It was a brief Twitter storm, by 2019 standards; but it was a vehement one, and fairly typical of the daily shouting matches that now dominate large areas of our social media. Last weekend, a Scottish newspaper announced in a sensational headline that Mark Meechan, a UKIP member and professional comedian best known for his criminal conviction for uploading a Youtube video of his dog giving a Nazi salute, had been given a job as a regular late-night chat show panellist on the new BBC Scotland television channel.
For a few hours, comment raged, with many taking the view that the BBC must have taken leave of its senses, while others talked of a draconian culture of political correctness, and how Meechan should not be silenced; needless to say, there was little dialogue between the two groups, beyond the odd exchange of insults. Eventually the BBC backed down, although it remained unclear why they had invited Meechan in the first place, far less why they had changed their minds; and the social media circus moved on, to other arenas of fury and outrage.
For all its relatively small scale, though, the Meechan row showed many of the key features of current political debate; including the erosion of any sense that our society holds a common set of values, to which everyone is expected to adhere. There was a time, in the UK, when no-one would have thought of presenting far-right political opinions as entertainment. They were seen as too destructive of democracy, tolerance, and any idea of equality to have a place in constructive debate; hence the uproar, back in 1968, when Enoch Powell made his notorious “rivers of blood” speech. This broad agreement on values, at least among the nation’s elites, was known as the “post-war consensus”; and for 30 years after 1945, it formed a strong and serviceable basis for one of the most sustained periods of growing prosperity and social equality in Western history. Indeed even today, the official policies of governments across the West tend to follow the great codes laid down in the postwar period, in the UN Charter and the European Convention on Human Rights.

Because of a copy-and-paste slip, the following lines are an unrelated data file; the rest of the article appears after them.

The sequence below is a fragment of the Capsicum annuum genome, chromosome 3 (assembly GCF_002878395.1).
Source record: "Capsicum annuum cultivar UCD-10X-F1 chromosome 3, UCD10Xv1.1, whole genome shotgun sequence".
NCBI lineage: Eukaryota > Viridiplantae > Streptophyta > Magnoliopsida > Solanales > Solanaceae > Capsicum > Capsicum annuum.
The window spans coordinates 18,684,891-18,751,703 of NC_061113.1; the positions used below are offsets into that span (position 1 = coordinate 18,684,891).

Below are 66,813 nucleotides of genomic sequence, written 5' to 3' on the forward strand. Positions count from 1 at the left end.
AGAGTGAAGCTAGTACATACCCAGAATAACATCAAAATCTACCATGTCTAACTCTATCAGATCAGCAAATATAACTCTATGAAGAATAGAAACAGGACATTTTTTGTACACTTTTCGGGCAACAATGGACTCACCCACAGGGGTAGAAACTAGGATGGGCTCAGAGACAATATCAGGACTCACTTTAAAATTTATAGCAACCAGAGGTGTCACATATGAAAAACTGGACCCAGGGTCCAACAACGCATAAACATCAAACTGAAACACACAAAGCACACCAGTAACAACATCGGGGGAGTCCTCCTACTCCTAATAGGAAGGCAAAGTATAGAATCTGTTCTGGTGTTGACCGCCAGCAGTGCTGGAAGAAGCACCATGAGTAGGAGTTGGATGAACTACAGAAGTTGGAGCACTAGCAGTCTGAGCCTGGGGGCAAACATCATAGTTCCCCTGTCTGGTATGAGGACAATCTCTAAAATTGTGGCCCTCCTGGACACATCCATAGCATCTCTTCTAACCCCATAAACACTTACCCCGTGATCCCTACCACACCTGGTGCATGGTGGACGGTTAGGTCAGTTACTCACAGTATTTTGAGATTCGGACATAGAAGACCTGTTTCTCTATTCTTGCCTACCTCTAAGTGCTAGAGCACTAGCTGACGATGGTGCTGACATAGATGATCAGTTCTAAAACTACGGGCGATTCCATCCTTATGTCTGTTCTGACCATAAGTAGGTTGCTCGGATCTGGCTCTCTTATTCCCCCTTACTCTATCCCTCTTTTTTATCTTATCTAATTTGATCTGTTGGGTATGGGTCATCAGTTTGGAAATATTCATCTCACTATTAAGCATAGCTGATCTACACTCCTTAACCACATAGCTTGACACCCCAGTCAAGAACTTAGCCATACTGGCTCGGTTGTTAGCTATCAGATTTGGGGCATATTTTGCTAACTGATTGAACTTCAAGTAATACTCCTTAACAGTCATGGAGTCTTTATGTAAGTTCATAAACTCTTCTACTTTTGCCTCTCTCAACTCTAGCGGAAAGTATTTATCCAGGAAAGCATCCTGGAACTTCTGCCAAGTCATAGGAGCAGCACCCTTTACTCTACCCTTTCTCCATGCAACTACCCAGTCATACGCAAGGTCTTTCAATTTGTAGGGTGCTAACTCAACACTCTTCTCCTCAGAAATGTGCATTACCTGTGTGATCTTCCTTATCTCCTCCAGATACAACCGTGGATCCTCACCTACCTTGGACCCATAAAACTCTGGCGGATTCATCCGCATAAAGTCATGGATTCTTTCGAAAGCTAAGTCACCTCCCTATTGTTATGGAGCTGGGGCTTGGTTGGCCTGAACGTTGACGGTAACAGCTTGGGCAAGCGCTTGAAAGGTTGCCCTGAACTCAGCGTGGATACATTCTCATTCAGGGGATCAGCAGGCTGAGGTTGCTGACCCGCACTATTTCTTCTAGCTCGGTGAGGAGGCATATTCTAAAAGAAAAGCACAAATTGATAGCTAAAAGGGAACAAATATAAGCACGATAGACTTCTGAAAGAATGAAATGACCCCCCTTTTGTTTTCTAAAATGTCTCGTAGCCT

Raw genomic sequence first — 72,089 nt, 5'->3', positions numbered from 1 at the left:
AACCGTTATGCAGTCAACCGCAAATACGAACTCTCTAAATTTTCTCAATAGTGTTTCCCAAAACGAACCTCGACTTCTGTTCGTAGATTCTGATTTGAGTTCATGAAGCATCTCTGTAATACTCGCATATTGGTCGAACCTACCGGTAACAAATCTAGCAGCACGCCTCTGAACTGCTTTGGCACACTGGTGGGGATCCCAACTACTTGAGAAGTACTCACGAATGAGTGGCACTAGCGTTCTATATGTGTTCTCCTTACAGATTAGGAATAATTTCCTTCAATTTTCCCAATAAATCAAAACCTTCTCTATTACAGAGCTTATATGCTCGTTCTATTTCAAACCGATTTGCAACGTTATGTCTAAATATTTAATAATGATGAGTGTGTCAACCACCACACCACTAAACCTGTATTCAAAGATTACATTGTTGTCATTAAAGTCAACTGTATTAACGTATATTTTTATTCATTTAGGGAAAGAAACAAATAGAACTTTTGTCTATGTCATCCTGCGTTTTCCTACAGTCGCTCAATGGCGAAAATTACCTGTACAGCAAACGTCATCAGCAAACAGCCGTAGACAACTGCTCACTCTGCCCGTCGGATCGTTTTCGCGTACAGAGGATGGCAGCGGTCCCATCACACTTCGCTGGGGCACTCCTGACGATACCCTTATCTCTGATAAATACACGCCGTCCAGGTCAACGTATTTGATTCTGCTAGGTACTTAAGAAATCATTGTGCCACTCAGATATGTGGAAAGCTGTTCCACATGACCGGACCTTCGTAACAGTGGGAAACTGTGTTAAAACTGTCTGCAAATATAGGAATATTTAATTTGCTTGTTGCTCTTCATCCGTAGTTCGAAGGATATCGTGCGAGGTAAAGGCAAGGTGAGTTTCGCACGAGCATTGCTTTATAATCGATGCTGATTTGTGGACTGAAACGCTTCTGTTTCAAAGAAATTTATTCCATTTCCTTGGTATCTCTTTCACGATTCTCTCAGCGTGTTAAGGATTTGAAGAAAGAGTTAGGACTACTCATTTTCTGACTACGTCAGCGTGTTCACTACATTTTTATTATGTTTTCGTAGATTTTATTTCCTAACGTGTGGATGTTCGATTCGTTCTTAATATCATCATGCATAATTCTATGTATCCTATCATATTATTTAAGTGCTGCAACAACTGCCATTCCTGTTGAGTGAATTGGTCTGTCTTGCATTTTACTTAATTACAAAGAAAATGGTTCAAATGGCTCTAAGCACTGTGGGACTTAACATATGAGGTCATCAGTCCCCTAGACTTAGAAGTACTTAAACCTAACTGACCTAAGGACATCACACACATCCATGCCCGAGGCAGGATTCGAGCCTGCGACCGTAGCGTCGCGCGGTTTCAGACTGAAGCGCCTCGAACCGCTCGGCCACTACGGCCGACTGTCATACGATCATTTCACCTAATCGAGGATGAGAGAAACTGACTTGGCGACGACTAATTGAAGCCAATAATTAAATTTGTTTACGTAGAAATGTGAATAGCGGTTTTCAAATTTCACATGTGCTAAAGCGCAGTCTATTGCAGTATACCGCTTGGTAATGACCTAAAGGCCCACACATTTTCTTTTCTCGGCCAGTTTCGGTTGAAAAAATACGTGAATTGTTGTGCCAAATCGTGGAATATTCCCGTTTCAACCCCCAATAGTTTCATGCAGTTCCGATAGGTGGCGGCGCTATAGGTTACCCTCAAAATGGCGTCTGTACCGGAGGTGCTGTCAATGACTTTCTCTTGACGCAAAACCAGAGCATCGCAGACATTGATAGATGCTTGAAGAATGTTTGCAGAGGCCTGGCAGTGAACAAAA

Ever since the 1980s, though, those basic values have gradually come under attack, as a more brutal, cash-driven, and superficially populist economic system took hold at national and global level. Frontal attacks on the idea of equality remain rare; but sniggering jokes about “political correctness”, sneers about “virtue signalling”, and a growing tendency to regard loud-mouthed chauvinists like Nigel Farage, or professional haters like Katie Hopkins, as somehow entertaining, or fun, or good value for money, has gradually eroded the useful core idea that people are fundamentally equal, and should at least in theory be treated as such.
And since the financial crisis of 2008, and the lamentable response to it of those middle-of-the-road parties most closely associated with the old social consensus, all bets on those values are now off. Now we have a President of the United States who is a proven liar, a harasser of women, a casual racist, and worse; and millions of Americans who have demanded that he and his supporters show shame for his actions now find that the levers have gone, and neither Trump nor his supporters give a damn.